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Joliet Correctional Center
In the nineteenth century a prison was rarely just a fortified building to incarcerate men and women; it was an iconic structure meant to convey the strength and seriousness of the law. The prison was also a hub of local industry—prisoners were hired out to business owners to perform both menial and skilled labor. And the prison was the scene of various holiday celebrations and social activities for residents of the surrounding city, providing the prison warden with an elevated social status in the community. The Joliet Correctional Center is an excellent example of this type of all-encompassing prison program.
Illinois achieved statehood in 1818 and by the 1850s the state’s prison at Alton, in western Illinois, was severely overcrowded. In 1857 the General Assembly appropriated money for the construction of a 1,000-cell facility in Joliet, in the northeastern part of the state, close to the booming city of Chicago. The prison was built and run on the cost-efficient “Auburn Plan,” based on that at the Auburn prison in New York: prisoners slept in individual cells but worked together during the day. Contractor Lorenzo P. Sanger oversaw construction using prison labor from Alton.
The Joliet Prison was planned for a 72-acre site just north of the city limits on a large plot of land bounded by Collins Street on the east and the busy Illinois and Michigan Canal and railroad tracks on the west. Directly east of Collins Street was a limestone quarry that provided stone for the prison’s construction (as well as for the complex’s many other buildings). The uniform quality and color of this warm golden limestone gives the entire prison complex the feel of a thoughtfully planned campus.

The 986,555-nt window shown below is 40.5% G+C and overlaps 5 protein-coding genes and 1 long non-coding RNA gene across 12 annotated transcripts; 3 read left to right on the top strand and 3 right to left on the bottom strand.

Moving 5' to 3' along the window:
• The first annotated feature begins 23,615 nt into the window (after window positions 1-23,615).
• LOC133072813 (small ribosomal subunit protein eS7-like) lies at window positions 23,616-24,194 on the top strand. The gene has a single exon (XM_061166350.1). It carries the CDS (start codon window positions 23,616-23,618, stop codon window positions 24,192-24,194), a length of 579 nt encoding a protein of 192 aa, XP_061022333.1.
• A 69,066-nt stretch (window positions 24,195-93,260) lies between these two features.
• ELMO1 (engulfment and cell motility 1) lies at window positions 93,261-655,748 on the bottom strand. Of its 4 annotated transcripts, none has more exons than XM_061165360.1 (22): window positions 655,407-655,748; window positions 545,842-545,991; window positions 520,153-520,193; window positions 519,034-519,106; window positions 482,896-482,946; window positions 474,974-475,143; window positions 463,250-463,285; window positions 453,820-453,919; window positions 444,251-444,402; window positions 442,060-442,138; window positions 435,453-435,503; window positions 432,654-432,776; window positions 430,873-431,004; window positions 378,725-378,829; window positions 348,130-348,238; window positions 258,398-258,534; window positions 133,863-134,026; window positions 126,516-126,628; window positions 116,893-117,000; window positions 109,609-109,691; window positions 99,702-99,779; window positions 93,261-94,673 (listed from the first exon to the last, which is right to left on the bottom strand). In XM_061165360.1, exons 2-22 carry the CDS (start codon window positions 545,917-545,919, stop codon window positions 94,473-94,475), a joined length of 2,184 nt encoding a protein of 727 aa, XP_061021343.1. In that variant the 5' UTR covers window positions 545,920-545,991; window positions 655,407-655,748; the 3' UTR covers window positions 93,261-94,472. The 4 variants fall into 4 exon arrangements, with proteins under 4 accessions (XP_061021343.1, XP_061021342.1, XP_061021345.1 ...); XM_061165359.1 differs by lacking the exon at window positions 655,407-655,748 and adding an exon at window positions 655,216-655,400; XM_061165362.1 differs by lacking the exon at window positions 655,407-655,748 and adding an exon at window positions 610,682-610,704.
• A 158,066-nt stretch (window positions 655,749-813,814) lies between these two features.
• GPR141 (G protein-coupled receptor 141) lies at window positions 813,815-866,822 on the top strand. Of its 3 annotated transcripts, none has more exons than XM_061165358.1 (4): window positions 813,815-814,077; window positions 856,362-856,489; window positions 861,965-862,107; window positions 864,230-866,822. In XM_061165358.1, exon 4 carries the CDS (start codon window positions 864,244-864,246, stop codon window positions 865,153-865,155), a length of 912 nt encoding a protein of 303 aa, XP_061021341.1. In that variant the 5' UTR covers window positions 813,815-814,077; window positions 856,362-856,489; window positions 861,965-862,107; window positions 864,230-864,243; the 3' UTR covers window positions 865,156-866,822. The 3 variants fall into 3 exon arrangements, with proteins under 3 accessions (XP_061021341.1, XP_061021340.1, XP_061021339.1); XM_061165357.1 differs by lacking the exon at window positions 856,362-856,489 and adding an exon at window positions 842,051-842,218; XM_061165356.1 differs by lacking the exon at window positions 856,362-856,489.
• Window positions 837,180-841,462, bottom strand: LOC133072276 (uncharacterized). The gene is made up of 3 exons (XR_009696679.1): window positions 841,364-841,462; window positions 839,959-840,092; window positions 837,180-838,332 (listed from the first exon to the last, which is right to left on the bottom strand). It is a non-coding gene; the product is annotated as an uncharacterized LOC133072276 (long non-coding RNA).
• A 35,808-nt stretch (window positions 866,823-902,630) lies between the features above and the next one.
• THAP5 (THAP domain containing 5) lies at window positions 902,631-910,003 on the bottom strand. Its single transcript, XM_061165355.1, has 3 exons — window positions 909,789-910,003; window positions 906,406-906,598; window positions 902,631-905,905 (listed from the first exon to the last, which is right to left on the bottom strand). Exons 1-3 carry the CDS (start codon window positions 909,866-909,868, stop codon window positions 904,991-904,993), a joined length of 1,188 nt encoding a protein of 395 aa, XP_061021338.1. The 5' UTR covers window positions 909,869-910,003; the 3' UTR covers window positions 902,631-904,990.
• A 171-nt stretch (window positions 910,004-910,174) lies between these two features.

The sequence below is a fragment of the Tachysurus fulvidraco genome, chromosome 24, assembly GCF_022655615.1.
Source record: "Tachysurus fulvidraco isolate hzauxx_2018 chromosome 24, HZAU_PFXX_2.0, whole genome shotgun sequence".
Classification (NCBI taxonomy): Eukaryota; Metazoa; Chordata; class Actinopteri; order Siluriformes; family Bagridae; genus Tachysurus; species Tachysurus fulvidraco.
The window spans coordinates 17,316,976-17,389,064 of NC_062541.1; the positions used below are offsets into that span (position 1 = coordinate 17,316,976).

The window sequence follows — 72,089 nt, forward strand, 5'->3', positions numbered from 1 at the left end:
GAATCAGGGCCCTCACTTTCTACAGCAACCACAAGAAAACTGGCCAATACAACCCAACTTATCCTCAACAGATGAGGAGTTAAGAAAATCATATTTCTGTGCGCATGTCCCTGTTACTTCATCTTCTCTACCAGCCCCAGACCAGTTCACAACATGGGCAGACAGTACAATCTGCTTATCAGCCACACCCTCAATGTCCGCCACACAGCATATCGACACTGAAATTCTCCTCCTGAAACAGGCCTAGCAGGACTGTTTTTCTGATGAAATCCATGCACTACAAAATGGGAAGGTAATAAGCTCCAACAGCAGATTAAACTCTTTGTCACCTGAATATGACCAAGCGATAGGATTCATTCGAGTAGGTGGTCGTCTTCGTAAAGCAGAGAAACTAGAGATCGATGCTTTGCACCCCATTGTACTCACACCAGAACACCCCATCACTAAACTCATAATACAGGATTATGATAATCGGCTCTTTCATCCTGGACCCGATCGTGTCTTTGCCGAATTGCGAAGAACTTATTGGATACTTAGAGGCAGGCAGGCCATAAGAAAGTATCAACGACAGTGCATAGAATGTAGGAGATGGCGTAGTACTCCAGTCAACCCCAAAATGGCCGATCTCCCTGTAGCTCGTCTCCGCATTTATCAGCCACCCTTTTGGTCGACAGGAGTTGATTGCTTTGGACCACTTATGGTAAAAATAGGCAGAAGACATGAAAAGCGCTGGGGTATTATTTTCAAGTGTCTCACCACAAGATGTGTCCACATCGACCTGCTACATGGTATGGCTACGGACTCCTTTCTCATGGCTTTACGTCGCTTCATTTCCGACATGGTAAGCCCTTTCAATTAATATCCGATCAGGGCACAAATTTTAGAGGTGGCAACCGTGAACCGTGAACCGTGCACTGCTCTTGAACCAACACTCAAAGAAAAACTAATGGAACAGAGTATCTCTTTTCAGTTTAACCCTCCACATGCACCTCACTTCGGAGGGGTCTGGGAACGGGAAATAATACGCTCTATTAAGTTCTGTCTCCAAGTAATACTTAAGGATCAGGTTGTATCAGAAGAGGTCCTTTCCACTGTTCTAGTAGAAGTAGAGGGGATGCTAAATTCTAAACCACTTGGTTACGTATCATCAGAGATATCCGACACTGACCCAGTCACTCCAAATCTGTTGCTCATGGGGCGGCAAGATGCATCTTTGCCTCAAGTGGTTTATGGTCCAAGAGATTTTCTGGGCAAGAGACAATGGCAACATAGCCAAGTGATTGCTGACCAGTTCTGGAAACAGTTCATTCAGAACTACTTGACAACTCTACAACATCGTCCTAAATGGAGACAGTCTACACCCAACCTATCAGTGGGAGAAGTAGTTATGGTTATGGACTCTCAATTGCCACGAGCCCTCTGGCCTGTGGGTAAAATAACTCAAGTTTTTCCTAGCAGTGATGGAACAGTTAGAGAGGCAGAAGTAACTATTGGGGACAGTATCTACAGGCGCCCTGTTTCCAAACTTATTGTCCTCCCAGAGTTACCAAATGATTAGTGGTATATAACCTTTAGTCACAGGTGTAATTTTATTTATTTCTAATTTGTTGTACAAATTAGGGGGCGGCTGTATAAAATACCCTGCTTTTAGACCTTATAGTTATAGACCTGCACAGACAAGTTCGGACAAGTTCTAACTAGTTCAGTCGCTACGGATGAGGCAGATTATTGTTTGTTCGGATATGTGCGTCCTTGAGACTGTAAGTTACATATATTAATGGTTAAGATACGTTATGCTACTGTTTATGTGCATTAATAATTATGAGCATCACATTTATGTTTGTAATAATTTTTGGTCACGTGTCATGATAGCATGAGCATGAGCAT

Work began in 1858 with plans by the architectural firm of Boyington and Wheelock. William W. Boyington, one of the few trained architects in Chicago in the 1850s and 1860s, and also one of the city’s most prolific, designed the prison to resemble a medieval castle, complete with rusticated stonework, high walls, crenellated corner towers, stepped buttresses, and a large Gothic Revival porte-cochere on Collins Street. The prison’s three-story main building was flanked by two cell block wings and contained living quarters for the prison warden and his family, an area for processing prisoners upon arrival and departure, and administrative offices. One cell block had four tiers of cells and the other had five.
The immense size of the Joliet Prison and its highly visible location ensured that it became a tourist attraction for visitors to the bustling city and even for residents. Ornamental gardens were laid out in front of the main entrance on Collins Street, making a Sunday stroll through the grounds a favored local activity. The prison was illustrated in the city’s first atlas, published in 1873, and the grounds and public rooms became gathering spots on important holidays. The warden’s annual ball was a sought-after invitation.
The facility opened in 1858 with just 280 prisoners, but its population quickly exceeded the 1,000 inmates for which it was planned. It housed prisoners of war during the Civil War and by 1866 it was holding 1,104 men and women. Just ten years later, this number had grown to 1,700 (indoor plumbing facilities were not added for another thirty years). With the majority of the small cells now holding two prisoners, it was becoming increasingly difficult for the warden to maintain order. Internal fights, stabbings, and hangings were noted frequently in the local paper.